Researchers have figured out how THC interacts with the developing brain in youth
Another exciting discovery was made from preclinical research conducted by Weill Cornell Medicine investigators. This study focused on how and why teenagers tend to react differently to the effects of tetrahydrocannabinol (THC), and it seems to have something to do with a common variation in a human gene. Since, during adolescence, brain development is still very active, and it can be risky for initiating cannabis in the early years, these findings can help understand these interactions.
The endocannabinoid system, which is part of the body and the brain, has the function of regulating the activity of cannabinoids, the ones internally produced, and the ones coming from cannabis. This system regulates brain development and even moods, and an enzyme called fatty acid amide hydrolase (FAAH) breaks down the anandamide cannabinoid, which is naturally presented in the brain, and which is closely related to THC. The study increased the anandamide present in the mice’s brains to increase the degradation activity, and it was discovered that this variant created an overactivated reward circuit in the female brain — nothing happened on the young male mice. If the rewards system is overactivated, then those females presented an increased preference for THC.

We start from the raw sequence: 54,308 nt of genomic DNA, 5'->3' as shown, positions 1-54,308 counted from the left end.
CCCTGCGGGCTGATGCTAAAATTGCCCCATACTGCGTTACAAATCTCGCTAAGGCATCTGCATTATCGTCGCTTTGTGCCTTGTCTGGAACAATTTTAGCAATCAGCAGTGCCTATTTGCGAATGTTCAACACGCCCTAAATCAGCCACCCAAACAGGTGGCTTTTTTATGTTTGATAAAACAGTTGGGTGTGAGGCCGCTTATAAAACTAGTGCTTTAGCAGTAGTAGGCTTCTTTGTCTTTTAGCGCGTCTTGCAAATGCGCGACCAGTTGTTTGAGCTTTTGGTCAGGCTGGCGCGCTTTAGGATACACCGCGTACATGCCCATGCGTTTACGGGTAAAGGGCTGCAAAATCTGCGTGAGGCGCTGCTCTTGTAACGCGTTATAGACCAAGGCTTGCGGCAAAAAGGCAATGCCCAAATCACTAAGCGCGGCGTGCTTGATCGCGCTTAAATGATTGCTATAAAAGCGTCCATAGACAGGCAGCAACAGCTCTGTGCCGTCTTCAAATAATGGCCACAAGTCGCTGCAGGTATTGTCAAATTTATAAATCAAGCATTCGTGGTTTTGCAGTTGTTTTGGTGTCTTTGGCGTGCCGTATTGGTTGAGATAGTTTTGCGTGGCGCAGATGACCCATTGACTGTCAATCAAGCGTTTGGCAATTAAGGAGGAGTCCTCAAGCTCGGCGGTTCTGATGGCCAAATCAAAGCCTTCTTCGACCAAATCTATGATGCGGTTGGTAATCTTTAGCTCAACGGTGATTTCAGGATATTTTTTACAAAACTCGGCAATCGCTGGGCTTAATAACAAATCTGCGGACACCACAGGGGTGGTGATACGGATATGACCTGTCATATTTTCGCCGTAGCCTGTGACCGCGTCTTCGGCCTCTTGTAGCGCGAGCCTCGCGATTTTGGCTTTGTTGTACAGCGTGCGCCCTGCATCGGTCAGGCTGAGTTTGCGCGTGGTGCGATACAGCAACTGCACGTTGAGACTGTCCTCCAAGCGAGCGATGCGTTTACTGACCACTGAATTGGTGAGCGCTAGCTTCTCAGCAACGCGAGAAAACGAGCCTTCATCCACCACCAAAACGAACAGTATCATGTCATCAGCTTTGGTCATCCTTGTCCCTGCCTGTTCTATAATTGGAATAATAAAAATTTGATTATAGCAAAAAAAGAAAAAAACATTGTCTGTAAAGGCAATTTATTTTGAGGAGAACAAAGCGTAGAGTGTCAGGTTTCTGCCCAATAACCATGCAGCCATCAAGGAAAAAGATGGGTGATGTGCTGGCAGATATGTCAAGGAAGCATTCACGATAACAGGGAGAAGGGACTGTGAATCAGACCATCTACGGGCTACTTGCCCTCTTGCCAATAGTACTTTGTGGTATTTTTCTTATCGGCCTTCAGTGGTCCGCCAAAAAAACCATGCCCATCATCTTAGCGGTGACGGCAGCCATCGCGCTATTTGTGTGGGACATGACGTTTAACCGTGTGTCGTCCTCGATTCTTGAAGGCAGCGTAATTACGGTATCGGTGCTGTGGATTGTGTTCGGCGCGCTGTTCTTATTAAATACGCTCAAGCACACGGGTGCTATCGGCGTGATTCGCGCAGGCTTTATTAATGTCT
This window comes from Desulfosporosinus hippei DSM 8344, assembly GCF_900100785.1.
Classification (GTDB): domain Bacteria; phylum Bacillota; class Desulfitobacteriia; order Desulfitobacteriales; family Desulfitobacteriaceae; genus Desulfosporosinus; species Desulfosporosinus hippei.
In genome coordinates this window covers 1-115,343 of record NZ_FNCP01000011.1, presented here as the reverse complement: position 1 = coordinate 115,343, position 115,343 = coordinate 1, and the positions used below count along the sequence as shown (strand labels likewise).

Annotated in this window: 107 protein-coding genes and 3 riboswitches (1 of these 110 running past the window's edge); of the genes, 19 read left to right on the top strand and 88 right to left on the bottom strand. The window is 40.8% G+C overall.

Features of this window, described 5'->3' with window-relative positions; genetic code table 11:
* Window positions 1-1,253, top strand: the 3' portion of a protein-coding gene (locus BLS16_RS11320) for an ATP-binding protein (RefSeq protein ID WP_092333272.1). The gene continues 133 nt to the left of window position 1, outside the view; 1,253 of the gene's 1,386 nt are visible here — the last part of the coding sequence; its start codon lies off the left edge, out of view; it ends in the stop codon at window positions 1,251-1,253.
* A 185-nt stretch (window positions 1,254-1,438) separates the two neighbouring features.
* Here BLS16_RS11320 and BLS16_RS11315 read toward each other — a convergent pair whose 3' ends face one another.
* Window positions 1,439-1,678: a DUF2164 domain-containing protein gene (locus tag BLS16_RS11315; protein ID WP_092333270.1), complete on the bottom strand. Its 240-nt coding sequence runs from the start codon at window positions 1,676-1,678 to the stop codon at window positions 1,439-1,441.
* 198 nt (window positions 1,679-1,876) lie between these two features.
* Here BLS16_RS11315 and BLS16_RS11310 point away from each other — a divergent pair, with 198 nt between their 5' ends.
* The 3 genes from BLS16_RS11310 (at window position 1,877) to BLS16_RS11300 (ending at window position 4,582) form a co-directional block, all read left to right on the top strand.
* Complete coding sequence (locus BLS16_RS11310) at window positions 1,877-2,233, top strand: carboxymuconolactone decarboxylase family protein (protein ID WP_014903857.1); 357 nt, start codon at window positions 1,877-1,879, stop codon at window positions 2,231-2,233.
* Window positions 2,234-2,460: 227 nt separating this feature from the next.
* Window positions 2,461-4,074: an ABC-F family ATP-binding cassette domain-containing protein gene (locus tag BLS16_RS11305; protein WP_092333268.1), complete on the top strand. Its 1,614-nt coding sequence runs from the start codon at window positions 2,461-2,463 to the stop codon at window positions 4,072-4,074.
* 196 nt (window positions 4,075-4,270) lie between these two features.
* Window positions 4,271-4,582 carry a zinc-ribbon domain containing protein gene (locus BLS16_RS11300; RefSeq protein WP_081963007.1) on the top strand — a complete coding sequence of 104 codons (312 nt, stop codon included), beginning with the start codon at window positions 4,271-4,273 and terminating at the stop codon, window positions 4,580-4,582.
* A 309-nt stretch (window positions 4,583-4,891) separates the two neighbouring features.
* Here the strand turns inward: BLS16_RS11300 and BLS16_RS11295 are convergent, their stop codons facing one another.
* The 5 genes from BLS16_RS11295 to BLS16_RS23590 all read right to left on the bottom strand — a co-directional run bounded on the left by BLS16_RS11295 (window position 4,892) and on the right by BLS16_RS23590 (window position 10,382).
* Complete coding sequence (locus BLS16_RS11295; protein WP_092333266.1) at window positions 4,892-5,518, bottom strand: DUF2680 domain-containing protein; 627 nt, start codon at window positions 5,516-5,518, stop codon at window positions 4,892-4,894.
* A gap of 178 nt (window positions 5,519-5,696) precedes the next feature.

“Our study shows that a variant in the FAAH gene, which is found in about one-third of people, increases vulnerability to THC in females and has large-scale impact on brain regions and pathways responsible for processing reward,” said lead author Dr. Caitlin Burgdorf, a doctoral graduate from the Weill Cornell Graduate School of Medical Sciences. “Our findings suggest that genetics can be a contributing factor for increased susceptibility to cannabis dependence in select populations.” In Burgdorf’s words, “Our findings suggest that we have discovered a genetic factor to potentially identify subjects at risk for cannabis dependence.”